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Feature Requests

Estimate and report by tasks rather than work types

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    Sample project: Design a learning program.

    Module 1: Analysis
    Task 1.1 Gather data
    Task 1.2 Analyze data
    Task 1.3 Write report

    In this sample project, task 1.1 involves several work types. I account time to Meetings, Admin (logistics), Design (creating a survey tool), etc.

    However, I estimate the project based on task - task 1.1 should take about 20 hours to complete. Something like Meetings flows through every one of the tasks, as does Admin.

    So now creating an estimate is very tough - I have to create a spreadsheet with tasks x work types, and figure out how much of each task will be meetings v. writing v. admin, then total the meeting time across tasks - because Intervals asks me to estimate the total time spent in meetings, NOT the total time spent in each task.

    Worse, much of the reporting is work type oriented rather than task oriented. I want to know my estimated v. actual by task - because that's what the customer wants to know - not work type.

    I'm not quite sure what type of projects the software architects had in mind that promoted the importance of work type to the degree it has - and I'm LOVING the tool overall so please take this as constructive suggestion - but it would be very very helpful to have estimates and reporting by task as well as (or in my case instead of) by work type.

    Or am I thinking uncldearly and there are better ways to skin my particular cat?


    Yes, I agree, in anylising projets, task is much more useful that work type.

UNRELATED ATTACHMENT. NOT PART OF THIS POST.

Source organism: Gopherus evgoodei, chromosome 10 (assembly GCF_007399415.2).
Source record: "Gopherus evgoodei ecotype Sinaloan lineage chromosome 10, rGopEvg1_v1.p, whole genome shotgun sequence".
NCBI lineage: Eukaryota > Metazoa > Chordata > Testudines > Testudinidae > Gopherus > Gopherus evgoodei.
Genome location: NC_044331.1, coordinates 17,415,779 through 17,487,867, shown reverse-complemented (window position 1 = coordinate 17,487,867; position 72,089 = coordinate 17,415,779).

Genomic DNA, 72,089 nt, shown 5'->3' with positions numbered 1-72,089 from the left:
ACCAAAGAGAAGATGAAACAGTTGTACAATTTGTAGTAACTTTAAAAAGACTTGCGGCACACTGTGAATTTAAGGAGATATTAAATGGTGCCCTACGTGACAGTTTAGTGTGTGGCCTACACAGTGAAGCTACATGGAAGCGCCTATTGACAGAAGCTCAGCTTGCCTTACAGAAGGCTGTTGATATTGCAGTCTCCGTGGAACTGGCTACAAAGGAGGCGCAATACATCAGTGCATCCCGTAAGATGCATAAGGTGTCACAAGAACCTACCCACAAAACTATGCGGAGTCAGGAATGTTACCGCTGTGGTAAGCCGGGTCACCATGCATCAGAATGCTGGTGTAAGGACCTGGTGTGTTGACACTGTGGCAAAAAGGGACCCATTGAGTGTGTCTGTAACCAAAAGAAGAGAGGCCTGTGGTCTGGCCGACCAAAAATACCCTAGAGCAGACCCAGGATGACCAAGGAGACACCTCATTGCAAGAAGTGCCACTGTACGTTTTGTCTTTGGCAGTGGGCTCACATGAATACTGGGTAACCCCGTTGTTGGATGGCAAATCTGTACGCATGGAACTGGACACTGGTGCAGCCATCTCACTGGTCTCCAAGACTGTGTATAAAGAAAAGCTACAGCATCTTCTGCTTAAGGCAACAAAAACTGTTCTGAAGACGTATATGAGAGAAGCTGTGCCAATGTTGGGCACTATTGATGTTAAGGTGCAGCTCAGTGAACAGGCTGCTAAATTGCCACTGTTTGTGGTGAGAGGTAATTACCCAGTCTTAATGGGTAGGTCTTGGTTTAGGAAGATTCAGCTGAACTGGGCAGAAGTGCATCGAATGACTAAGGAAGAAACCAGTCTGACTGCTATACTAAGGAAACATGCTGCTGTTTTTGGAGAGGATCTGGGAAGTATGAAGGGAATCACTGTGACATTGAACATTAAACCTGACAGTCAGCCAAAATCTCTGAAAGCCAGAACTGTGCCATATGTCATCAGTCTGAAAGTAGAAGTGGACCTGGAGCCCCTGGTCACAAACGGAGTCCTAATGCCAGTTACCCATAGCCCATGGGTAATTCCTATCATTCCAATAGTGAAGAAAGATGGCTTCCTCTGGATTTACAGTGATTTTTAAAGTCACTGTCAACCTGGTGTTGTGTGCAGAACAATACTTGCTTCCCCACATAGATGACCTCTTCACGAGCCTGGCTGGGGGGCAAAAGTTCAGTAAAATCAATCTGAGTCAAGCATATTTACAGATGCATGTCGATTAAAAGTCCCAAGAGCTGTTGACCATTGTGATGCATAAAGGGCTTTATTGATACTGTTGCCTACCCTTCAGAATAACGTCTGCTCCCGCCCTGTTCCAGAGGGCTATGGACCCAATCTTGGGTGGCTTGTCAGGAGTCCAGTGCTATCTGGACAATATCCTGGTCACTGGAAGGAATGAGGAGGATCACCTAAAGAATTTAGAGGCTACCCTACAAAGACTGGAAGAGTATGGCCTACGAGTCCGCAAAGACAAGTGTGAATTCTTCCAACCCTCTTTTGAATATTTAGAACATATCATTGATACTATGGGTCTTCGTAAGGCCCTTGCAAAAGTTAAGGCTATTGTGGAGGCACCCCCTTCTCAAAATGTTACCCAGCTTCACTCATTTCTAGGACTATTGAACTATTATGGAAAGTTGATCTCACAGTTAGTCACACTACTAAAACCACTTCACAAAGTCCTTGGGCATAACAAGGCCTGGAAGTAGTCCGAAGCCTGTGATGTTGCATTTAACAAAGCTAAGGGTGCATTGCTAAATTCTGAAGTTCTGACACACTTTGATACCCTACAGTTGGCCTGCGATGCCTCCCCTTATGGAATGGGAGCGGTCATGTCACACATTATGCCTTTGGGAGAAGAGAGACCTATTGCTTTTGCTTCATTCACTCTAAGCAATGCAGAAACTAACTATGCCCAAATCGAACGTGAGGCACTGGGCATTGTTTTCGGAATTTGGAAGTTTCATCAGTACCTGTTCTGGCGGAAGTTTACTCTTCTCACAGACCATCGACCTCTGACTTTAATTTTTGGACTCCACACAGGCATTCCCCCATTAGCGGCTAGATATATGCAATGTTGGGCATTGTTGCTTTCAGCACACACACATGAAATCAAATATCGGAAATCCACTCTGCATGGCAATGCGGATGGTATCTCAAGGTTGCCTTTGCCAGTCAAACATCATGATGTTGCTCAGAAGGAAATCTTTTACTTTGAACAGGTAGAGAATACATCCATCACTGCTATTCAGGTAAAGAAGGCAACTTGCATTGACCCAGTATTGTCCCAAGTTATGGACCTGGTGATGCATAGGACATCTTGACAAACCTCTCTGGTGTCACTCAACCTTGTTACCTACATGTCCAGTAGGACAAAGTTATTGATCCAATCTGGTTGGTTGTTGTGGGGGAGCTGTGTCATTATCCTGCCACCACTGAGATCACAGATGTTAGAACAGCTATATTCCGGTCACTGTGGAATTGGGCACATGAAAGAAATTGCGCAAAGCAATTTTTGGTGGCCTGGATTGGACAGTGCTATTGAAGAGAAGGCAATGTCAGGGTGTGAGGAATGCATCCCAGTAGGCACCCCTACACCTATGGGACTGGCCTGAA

I have a set of spreadsheets where I manually extract the Intervals data and reformat in Excel.


    To add a similar twist: I would like to be able to estimate by module.

    Modules could be stages like

    * Discovery
    * Planning
    * Content
    * Design
    * Build
    * Test/QA
    * Launch

    It would be nice to not only estimate, but invoice, with those summaries rather than worktype summaries.


    A few things that may be helpful on this front:

    1. Have you given the Project Activity report 'by task" a look by chance? It includes the task estimates in an estimate versus actual fashion. Since task estimates do not include estimates by work type it might be useful.
    2. If you go to the task listing and filter based on a module or milestone there are task estimates versus actuals totaled. Say for example you wanted to see all of the estimates for tasks for a given module. You can go to the task listing, select the project and module and view the estimated versus actual on the task listing.
    3. If you drill into a project via the project section there is an "estimated vs. actual" link on the left. Estimates can be viewed via the project estimates or the task estimates. The back story on the project estimates may be helpful. Those are there if you estimate projects up front. For our web development work we create estimates that include total estimated hours. We use the project estimates to enter this information and set an overall budget for the project. Then we use the task estimates as a reality check through the course of the project to make sure we have enough time. The task estimates can serve as an alarm if you are seeing task estimates that are way higher than the project estimates. It is a sort of check and balance